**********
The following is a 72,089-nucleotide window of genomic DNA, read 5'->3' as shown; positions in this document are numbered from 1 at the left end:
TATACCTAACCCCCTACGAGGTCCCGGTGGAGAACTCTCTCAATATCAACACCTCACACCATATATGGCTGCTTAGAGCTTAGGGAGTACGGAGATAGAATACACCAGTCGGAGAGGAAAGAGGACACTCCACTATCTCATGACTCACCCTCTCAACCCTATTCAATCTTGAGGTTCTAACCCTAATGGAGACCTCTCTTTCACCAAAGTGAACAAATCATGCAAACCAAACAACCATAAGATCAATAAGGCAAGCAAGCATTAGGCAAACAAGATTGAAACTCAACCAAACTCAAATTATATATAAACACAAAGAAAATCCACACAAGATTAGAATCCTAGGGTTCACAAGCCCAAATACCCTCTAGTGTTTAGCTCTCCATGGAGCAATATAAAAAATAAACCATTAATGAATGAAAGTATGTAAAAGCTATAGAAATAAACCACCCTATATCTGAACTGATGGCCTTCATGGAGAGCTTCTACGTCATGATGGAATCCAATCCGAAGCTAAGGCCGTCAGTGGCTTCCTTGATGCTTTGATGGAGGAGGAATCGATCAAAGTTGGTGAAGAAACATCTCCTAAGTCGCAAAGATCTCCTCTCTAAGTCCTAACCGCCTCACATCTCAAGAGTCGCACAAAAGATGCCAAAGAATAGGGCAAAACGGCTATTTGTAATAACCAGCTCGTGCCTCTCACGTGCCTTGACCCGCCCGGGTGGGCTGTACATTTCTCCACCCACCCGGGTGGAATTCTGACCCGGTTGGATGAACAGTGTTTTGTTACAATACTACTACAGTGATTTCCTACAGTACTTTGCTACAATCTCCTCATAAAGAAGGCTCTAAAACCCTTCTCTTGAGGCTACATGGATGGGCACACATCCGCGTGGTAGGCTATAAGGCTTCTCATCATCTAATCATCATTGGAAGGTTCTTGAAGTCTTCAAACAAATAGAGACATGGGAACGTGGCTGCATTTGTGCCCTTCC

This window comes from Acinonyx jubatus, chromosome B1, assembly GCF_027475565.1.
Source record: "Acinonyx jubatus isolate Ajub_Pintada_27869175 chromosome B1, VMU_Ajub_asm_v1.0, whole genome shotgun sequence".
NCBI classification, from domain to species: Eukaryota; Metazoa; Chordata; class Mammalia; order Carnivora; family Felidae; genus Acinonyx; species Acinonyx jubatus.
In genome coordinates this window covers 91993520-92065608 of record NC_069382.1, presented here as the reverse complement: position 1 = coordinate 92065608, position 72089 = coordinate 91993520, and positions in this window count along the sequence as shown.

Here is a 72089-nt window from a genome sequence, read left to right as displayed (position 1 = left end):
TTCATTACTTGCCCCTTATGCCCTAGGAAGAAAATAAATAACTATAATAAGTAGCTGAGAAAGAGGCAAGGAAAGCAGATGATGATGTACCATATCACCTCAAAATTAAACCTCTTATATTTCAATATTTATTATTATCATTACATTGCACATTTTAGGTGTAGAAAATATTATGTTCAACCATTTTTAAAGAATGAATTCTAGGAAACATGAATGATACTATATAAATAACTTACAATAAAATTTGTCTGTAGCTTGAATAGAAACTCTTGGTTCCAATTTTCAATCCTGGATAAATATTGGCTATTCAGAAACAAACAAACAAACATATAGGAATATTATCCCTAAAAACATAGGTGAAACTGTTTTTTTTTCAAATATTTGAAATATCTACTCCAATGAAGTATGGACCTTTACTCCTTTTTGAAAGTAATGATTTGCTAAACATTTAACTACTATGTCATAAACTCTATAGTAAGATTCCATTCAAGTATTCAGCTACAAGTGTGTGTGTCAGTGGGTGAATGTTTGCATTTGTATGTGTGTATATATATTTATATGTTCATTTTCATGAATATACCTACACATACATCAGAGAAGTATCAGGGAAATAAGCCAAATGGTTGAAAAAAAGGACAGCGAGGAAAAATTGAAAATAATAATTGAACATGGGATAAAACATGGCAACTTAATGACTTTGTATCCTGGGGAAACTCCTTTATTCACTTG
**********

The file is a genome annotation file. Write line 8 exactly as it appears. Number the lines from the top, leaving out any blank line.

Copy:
TTCATTACTTGCCCCTTATGCCCTAGGAAGAAAATAAATAACTATAATAAGTAGCTGAGAAAGAGGCAAGGAAAGCAGATGATGATGTACCATATCACCTCAAAATTAAACCTCTTATATTTCAATATTTATTATTATCATTACATTGCACATTTTAGGTGTAGAAAATATTATGTTCAACCATTTTTAAAGAATGAATTCTAGGAAACATGAATGATACTATATAAATAACTTACAATAAAATTTGTCTGTAGCTTGAATAGAAACTCTTGGTTCCAATTTTCAATCCTGGATAAATATTGGCTATTCAGAAACAAACAAACAAACATATAGGAATATTATCCCTAAAAACATAGGTGAAACTGTTTTTTTTTCAAATATTTGAAATATCTACTCCAATGAAGTATGGACCTTTACTCCTTTTTGAAAGTAATGATTTGCTAAACATTTAACTACTATGTCATAAACTCTATAGTAAGATTCCATTCAAGTATTCAGCTACAAGTGTGTGTGTCAGTGGGTGAATGTTTGCATTTGTATGTGTGTATATATATTTATATGTTCATTTTCATGAATATACCTACACATACATCAGAGAAGTATCAGGGAAATAAGCCAAATGGTTGAAAAAAAGGACAGCGAGGAAAAATTGAAAATAATAATTGAACATGGGATAAAACATGGCAACTTAATGACTTTGTATCCTGGGGAAACTCCTTTATTCACTTG